I scanned Ruckers tomb and created a 3d printable model

There is a local landmark where I live, Rucker’s tomb. It was built in 1907 to house the remains of the Rucker family. I thought it would be good practice and a perfect subject to create a 3D model using Agisoft metashape. I took 79 nadir and oblique photos of the tomb using a DJI mavic 2 pro. I also captured some pictures using my handheld sony camera. I used the photos from the handheld to capture some large scene pictures to help give metashape some context while aligning the photos in 3D space. I used a raw image format, set the camera to manual with autofocus, set the aperture to 5 to minimise field of view and adjusted to iso and shutter for nice clear images with minimal noise.

I added the pictures from the drone to a metashape project and ran the initial photo alignment and camera calibration. I then saved and loaded a new project file, added the photos from the sony handheld and ran photo align so that I can save a camera calibration file. I needed to have a separate calibration file for each camera I use in the original project. I then loaded up the project with the drone pictures, added the pictures from the sony and loaded the calibration file I made for it. I re-ran photo align and got a decent point clod out of it. I deleted all the tie points that were irrelevant, including the surrounding landscape and the trees that are planted in the corners of the base. I also spent a lot of time deleting points that were obviously noise. You tend to find a lot of noise around sharp edges but they are easy to spot and delete. This is what I was left with.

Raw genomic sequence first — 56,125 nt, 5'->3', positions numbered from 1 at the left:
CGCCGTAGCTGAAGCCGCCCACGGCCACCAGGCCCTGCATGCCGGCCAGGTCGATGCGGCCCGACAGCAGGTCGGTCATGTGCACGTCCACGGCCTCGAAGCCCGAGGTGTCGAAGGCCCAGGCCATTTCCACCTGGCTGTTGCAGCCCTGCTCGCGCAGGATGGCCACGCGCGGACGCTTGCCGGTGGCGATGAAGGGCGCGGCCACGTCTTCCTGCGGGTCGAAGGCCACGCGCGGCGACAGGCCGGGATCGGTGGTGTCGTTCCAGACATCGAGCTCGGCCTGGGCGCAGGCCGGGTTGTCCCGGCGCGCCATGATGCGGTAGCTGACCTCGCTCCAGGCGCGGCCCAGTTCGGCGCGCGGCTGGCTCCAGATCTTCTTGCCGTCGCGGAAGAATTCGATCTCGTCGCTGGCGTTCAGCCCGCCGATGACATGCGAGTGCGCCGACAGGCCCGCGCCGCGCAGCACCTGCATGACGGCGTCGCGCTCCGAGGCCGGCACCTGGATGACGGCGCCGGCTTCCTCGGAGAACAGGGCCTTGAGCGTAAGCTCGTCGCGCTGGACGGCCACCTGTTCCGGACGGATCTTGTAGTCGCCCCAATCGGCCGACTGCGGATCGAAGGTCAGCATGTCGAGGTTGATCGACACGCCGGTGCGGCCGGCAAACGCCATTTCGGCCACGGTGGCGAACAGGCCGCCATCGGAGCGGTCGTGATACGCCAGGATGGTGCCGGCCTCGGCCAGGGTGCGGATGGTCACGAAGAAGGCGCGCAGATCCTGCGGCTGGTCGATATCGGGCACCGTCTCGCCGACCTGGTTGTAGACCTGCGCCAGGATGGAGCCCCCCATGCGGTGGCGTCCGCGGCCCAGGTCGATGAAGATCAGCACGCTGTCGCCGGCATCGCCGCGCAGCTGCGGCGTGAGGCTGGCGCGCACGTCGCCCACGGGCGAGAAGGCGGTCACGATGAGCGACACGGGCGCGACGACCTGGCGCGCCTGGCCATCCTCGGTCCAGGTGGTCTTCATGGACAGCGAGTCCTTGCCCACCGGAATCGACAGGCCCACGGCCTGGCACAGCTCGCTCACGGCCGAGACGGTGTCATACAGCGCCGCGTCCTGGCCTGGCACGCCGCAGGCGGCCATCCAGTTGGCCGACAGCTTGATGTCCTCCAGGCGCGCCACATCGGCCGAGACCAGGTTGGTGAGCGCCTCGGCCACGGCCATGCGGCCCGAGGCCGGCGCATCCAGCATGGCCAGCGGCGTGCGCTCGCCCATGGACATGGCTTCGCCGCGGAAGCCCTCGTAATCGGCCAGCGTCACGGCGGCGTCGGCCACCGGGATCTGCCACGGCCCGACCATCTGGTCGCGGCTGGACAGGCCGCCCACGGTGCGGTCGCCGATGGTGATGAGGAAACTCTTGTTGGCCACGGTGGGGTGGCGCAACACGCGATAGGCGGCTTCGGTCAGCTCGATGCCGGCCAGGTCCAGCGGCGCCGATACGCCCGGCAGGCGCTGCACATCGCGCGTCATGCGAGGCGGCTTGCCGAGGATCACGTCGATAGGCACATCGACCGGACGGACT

I then generated a dense point cloud and went through the same process of deleting noisy or unnecessary points. This is what I came up with.

After that was done, I generated a mesh from the dense point cloud and ran the build texture algorithm. This is what i ended up with. The level of detail on it is simply amazing.

There are, however a few problems with the model, one large hole in the base caused by overgrowth. Meteshape has a hard time with brush and foliage as the chaotic nature of the images makes it hard to calculate tie points without a tremendous amount of noise, making it useless for modeling trees, bushes, etc. there is also some projection problems with the texture, caused by the surrounding trees.

I will show how I was able to correct these problems in my next blog post.

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